On a day when the winter vortex plunged the midwest into record low temperatures, a false fire alarm sent administrators, faculty and students into the cold around Emporia State’s administrative building.
The alarm falsely sounded twice, once briefly and then later a few minutes before 11 a.m. yesterday, causing the evacuation of dozens from Plumb Hall during a wind chill advisory that continued until noon, according to the National Weather Service.
“We had a fault on a panel that sent the system into alarm mode, and we’ve corrected that,” said Bill McKernan, assistant director of facilities. “We wouldn’t do a drill during school hours, especially not today.”
McKernan also said that the electrical fire smell on the first floor of Plumb Hall had nothing to do with the fire alarm malfunction.
“There is an HVAC motor that had some issues with it a couple of days ago and that smell was just around,” McKernan said. “But that smell wouldn’t have caused the fire alarm to go off anyway.”
The HVAC motor is part of Plumb Hall’s heating and cooling system, according to McKernan.
In an email sent to administration after 1 p.m., McKernan told administrators that the building was safe to occupy and the Automated Control Systems contractor, who was on campus, said that panels of this kind have been causing issues and creating a fault that causes an alarm.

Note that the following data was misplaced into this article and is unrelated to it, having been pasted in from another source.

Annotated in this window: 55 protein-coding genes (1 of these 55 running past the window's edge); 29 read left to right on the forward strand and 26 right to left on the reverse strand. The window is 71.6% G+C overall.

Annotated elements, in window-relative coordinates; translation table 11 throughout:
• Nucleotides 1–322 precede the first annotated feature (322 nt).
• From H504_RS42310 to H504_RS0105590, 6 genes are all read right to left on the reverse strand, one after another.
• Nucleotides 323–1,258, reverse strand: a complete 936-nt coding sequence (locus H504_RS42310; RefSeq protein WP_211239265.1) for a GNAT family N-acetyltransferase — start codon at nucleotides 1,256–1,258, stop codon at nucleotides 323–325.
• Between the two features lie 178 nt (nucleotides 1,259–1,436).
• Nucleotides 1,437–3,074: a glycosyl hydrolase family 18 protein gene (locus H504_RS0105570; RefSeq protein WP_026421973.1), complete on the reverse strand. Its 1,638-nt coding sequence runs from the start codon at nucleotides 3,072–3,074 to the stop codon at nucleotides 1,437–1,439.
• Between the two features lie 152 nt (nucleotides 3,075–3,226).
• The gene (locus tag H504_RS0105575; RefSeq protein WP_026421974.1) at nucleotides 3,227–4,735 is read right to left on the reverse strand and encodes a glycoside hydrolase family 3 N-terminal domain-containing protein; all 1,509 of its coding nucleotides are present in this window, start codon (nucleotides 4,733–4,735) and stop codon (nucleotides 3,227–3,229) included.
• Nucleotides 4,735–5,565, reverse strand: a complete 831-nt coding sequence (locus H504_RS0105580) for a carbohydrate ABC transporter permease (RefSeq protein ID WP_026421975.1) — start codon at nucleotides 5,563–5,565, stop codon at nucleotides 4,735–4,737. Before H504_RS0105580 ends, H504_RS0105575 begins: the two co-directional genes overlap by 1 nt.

“The panel has been taken offline to prevent further false alarms and does not compromise the integrity of the overall system,” McKernan said in his email. “Replacement of the fire control systems are planned and being updated across campus. Today’s weather wasn’t cooperative, but we appreciate that most occupants evacuated the building and didn’t become complacent.”
Automated Control Systems, located in Leawood, Kansas, is the business hired by the university to run and program the campus fire system.
ACS “specializes in programming a fire system to work with the entire building automation system,” according to their website acssmartbuildings.com.
The Emporia Fire Department was not notified of the alarms going off at Plumb Hall. However, this is not uncommon for alarm malfunctions, according to the Emporia Fire Department Dispatch and Willy Ward of the Emporia Fire Department.
“If a fire alarm is going off, the only time that we can respond is if somebody notifies us or the alarm system notifies the dispatch and we get called up to ESU,” said Eron Steinlage, Emporia Fire Battalion Chief.
Usually ESU maintenance takes care of fire alarms at ESU when there is no fire, according to Steinlage.